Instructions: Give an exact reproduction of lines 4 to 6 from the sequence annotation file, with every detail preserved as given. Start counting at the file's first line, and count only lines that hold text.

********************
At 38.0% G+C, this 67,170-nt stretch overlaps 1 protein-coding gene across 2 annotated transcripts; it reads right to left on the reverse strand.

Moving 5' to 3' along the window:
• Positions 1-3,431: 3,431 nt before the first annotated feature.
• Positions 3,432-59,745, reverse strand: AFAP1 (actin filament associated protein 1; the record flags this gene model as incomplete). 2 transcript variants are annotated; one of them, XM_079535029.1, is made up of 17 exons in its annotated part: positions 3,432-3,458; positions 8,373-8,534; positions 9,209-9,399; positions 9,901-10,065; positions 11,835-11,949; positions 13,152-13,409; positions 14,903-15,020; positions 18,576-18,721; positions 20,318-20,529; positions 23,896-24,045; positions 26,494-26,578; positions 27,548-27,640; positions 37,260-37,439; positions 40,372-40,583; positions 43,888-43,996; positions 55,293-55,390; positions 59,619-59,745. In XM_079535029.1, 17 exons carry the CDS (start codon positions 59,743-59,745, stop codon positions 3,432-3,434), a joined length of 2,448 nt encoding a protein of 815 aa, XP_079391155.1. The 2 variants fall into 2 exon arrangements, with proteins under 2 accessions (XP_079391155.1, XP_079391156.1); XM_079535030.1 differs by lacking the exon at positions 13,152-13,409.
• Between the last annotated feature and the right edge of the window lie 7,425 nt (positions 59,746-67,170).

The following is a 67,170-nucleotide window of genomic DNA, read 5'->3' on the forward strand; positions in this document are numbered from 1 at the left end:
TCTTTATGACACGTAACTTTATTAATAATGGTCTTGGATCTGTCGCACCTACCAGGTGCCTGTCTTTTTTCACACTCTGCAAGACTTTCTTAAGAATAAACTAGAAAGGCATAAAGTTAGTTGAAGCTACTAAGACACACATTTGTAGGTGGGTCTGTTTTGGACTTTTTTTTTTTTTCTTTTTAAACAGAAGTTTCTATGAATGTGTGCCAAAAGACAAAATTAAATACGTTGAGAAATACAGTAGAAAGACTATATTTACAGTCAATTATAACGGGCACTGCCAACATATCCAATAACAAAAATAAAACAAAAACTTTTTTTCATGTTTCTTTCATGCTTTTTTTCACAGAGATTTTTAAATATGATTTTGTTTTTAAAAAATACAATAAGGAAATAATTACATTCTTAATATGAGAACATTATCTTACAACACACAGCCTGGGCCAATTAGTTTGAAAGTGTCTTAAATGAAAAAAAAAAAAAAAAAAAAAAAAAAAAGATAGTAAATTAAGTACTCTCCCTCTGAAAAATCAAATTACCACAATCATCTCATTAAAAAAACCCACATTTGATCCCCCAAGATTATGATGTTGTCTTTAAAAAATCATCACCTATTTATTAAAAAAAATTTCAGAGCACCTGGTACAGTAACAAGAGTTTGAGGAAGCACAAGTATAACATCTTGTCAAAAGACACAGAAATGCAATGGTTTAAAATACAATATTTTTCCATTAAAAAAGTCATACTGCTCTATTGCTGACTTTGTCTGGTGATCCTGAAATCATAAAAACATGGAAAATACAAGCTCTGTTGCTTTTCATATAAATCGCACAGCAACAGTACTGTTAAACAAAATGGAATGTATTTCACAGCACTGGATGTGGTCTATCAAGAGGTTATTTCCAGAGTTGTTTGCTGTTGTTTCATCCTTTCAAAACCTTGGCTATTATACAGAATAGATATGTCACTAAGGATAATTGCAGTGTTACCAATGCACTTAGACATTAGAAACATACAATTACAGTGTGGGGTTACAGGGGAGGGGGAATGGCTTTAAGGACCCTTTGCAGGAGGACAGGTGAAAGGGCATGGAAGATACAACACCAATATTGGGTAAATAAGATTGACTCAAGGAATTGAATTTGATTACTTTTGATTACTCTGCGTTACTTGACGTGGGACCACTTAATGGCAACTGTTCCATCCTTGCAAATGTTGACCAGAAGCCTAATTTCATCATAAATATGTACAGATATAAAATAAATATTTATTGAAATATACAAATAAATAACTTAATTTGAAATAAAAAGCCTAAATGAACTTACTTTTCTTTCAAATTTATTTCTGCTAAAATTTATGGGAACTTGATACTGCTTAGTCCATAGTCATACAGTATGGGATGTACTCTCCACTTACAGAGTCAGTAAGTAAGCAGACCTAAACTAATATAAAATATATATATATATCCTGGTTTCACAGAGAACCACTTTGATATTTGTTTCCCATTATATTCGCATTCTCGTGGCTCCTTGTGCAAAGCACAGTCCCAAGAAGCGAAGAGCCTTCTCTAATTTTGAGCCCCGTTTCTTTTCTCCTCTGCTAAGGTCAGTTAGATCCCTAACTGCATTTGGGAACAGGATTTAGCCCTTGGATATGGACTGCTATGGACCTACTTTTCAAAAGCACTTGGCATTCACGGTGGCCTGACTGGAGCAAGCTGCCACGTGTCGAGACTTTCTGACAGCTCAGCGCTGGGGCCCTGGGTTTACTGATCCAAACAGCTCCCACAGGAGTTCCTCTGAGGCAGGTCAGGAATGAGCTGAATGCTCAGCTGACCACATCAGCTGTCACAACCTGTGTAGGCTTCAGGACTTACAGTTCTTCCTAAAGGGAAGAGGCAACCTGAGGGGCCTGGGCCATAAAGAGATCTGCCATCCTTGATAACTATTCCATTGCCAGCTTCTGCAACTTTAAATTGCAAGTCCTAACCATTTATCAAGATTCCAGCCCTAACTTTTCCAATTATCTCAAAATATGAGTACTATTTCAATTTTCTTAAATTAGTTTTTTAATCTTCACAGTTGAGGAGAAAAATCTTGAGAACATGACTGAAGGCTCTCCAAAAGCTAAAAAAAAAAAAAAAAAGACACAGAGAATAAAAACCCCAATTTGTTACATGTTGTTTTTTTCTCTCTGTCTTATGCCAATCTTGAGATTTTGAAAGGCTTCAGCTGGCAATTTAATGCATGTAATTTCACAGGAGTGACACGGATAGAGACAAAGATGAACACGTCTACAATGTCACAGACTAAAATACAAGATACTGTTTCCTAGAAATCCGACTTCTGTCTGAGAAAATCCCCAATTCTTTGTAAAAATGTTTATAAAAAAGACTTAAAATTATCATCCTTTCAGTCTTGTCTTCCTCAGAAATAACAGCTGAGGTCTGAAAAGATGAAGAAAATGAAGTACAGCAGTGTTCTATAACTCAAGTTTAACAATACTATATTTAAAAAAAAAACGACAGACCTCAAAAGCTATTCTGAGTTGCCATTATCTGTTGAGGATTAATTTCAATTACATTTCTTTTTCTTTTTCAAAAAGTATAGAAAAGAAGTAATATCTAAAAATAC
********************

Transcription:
• Positions 3,432-59,745, reverse strand: AFAP1 (actin filament associated protein 1; the record flags this gene model as incomplete). 2 transcript variants are annotated; one of them, XM_079535029.1, is made up of 17 exons in its annotated part: positions 3,432-3,458; positions 8,373-8,534; positions 9,209-9,399; positions 9,901-10,065; positions 11,835-11,949; positions 13,152-13,409; positions 14,903-15,020; positions 18,576-18,721; positions 20,318-20,529; positions 23,896-24,045; positions 26,494-26,578; positions 27,548-27,640; positions 37,260-37,439; positions 40,372-40,583; positions 43,888-43,996; positions 55,293-55,390; positions 59,619-59,745. In XM_079535029.1, 17 exons carry the CDS (start codon positions 59,743-59,745, stop codon positions 3,432-3,434), a joined length of 2,448 nt encoding a protein of 815 aa, XP_079391155.1. The 2 variants fall into 2 exon arrangements, with proteins under 2 accessions (XP_079391155.1, XP_079391156.1); XM_079535030.1 differs by lacking the exon at positions 13,152-13,409.
• Between the last annotated feature and the right edge of the window lie 7,425 nt (positions 59,746-67,170).

The following is a 67,170-nucleotide window of genomic DNA, read 5'->3' on the forward strand; positions in this document are numbered from 1 at the left end: